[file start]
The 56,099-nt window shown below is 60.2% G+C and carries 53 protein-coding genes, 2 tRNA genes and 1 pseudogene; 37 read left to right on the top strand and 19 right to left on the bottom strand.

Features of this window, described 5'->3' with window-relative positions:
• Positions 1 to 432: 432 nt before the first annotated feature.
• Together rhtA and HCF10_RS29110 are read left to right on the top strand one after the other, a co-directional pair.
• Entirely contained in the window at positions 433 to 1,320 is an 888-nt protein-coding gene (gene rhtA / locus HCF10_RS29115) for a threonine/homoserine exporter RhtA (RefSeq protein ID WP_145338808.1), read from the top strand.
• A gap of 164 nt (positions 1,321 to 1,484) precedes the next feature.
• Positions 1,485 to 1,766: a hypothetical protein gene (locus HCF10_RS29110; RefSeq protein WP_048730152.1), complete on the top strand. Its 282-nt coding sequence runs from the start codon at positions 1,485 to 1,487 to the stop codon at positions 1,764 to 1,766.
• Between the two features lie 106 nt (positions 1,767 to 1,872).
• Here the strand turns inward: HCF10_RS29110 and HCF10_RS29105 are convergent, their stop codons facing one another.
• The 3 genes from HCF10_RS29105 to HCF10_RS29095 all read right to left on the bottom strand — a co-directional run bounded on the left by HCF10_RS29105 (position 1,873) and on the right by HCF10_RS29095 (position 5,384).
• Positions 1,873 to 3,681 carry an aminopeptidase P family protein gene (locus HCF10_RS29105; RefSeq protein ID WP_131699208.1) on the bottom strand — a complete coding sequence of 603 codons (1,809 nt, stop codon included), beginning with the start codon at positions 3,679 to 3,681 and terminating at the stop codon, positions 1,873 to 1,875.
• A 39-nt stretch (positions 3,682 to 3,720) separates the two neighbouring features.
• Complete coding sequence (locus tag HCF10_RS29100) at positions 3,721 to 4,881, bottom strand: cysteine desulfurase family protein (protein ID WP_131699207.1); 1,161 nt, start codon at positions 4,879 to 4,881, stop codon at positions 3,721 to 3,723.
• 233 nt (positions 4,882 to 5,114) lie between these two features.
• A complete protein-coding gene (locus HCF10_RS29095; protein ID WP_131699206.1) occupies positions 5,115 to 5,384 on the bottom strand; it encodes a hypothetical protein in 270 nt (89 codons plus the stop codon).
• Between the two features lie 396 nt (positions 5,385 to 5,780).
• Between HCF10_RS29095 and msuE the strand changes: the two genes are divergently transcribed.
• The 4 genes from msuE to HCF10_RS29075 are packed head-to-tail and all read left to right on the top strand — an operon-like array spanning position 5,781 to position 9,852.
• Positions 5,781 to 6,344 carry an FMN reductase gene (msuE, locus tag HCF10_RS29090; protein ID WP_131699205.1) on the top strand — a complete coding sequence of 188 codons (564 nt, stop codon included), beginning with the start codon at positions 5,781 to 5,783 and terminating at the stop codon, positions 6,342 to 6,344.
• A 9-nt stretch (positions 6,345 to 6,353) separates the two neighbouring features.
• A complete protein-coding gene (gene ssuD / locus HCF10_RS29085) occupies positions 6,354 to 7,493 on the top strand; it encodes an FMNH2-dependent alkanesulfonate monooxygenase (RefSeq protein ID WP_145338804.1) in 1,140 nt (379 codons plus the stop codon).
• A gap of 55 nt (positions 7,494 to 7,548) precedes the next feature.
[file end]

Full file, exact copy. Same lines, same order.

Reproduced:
The 56,099-nt window shown below is 60.2% G+C and carries 53 protein-coding genes, 2 tRNA genes and 1 pseudogene; 37 read left to right on the top strand and 19 right to left on the bottom strand.

Features of this window, described 5'->3' with window-relative positions:
• Positions 1 to 432: 432 nt before the first annotated feature.
• Together rhtA and HCF10_RS29110 are read left to right on the top strand one after the other, a co-directional pair.
• Entirely contained in the window at positions 433 to 1,320 is an 888-nt protein-coding gene (gene rhtA / locus HCF10_RS29115) for a threonine/homoserine exporter RhtA (RefSeq protein ID WP_145338808.1), read from the top strand.
• A gap of 164 nt (positions 1,321 to 1,484) precedes the next feature.
• Positions 1,485 to 1,766: a hypothetical protein gene (locus HCF10_RS29110; RefSeq protein WP_048730152.1), complete on the top strand. Its 282-nt coding sequence runs from the start codon at positions 1,485 to 1,487 to the stop codon at positions 1,764 to 1,766.
• Between the two features lie 106 nt (positions 1,767 to 1,872).
• Here the strand turns inward: HCF10_RS29110 and HCF10_RS29105 are convergent, their stop codons facing one another.
• The 3 genes from HCF10_RS29105 to HCF10_RS29095 all read right to left on the bottom strand — a co-directional run bounded on the left by HCF10_RS29105 (position 1,873) and on the right by HCF10_RS29095 (position 5,384).
• Positions 1,873 to 3,681 carry an aminopeptidase P family protein gene (locus HCF10_RS29105; RefSeq protein ID WP_131699208.1) on the bottom strand — a complete coding sequence of 603 codons (1,809 nt, stop codon included), beginning with the start codon at positions 3,679 to 3,681 and terminating at the stop codon, positions 1,873 to 1,875.
• A 39-nt stretch (positions 3,682 to 3,720) separates the two neighbouring features.
• Complete coding sequence (locus tag HCF10_RS29100) at positions 3,721 to 4,881, bottom strand: cysteine desulfurase family protein (protein ID WP_131699207.1); 1,161 nt, start codon at positions 4,879 to 4,881, stop codon at positions 3,721 to 3,723.
• 233 nt (positions 4,882 to 5,114) lie between these two features.
• A complete protein-coding gene (locus HCF10_RS29095; protein ID WP_131699206.1) occupies positions 5,115 to 5,384 on the bottom strand; it encodes a hypothetical protein in 270 nt (89 codons plus the stop codon).
• Between the two features lie 396 nt (positions 5,385 to 5,780).
• Between HCF10_RS29095 and msuE the strand changes: the two genes are divergently transcribed.
• The 4 genes from msuE to HCF10_RS29075 are packed head-to-tail and all read left to right on the top strand — an operon-like array spanning position 5,781 to position 9,852.
• Positions 5,781 to 6,344 carry an FMN reductase gene (msuE, locus tag HCF10_RS29090; protein ID WP_131699205.1) on the top strand — a complete coding sequence of 188 codons (564 nt, stop codon included), beginning with the start codon at positions 5,781 to 5,783 and terminating at the stop codon, positions 6,342 to 6,344.
• A 9-nt stretch (positions 6,345 to 6,353) separates the two neighbouring features.
• A complete protein-coding gene (gene ssuD / locus HCF10_RS29085) occupies positions 6,354 to 7,493 on the top strand; it encodes an FMNH2-dependent alkanesulfonate monooxygenase (RefSeq protein ID WP_145338804.1) in 1,140 nt (379 codons plus the stop codon).
• A gap of 55 nt (positions 7,494 to 7,548) precedes the next feature.